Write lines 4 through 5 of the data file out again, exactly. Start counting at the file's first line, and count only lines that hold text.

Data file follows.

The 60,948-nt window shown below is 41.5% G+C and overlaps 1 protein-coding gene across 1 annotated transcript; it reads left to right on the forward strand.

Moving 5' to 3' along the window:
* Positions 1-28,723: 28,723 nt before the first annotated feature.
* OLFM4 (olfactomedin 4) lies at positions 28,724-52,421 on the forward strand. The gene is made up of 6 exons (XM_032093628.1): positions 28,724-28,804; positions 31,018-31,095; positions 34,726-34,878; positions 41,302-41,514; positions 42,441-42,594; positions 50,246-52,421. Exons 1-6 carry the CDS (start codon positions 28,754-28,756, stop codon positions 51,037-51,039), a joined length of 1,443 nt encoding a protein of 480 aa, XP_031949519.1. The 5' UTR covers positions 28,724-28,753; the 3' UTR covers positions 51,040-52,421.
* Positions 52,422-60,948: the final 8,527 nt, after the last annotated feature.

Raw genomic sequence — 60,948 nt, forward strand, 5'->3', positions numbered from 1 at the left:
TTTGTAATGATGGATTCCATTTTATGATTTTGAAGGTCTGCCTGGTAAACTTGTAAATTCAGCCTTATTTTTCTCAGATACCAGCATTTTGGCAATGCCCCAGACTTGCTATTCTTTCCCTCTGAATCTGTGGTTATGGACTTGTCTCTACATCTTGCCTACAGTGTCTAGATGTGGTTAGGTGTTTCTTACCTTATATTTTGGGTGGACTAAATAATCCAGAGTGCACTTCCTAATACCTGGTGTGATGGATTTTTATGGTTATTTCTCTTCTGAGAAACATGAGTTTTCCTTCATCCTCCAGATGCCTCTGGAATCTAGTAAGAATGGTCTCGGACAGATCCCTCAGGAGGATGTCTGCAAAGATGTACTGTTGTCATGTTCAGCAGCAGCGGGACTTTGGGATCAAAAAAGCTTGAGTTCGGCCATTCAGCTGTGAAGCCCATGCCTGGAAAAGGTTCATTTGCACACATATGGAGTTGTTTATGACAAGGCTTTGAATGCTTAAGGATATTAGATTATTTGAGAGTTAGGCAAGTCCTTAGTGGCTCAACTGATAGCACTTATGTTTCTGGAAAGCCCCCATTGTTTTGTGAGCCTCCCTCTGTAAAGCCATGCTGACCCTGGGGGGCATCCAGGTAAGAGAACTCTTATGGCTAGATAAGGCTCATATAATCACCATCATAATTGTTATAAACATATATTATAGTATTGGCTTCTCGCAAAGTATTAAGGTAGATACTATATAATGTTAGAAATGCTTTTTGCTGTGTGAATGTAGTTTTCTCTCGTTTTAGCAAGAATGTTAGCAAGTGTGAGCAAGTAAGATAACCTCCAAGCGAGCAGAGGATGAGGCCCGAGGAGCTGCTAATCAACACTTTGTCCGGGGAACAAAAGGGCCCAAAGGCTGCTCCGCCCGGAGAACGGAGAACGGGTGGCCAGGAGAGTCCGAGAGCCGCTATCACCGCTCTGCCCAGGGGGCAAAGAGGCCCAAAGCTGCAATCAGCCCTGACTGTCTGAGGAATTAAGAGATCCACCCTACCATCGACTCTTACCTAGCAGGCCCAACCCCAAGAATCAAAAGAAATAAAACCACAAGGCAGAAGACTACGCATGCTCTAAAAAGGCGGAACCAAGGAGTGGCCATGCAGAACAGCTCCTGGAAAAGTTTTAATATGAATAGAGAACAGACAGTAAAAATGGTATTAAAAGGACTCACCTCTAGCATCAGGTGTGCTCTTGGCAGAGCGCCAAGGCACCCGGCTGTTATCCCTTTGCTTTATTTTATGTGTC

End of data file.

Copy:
* OLFM4 (olfactomedin 4) lies at positions 28,724-52,421 on the forward strand. The gene is made up of 6 exons (XM_032093628.1): positions 28,724-28,804; positions 31,018-31,095; positions 34,726-34,878; positions 41,302-41,514; positions 42,441-42,594; positions 50,246-52,421. Exons 1-6 carry the CDS (start codon positions 28,754-28,756, stop codon positions 51,037-51,039), a joined length of 1,443 nt encoding a protein of 480 aa, XP_031949519.1. The 5' UTR covers positions 28,724-28,753; the 3' UTR covers positions 51,040-52,421.
* Positions 52,422-60,948: the final 8,527 nt, after the last annotated feature.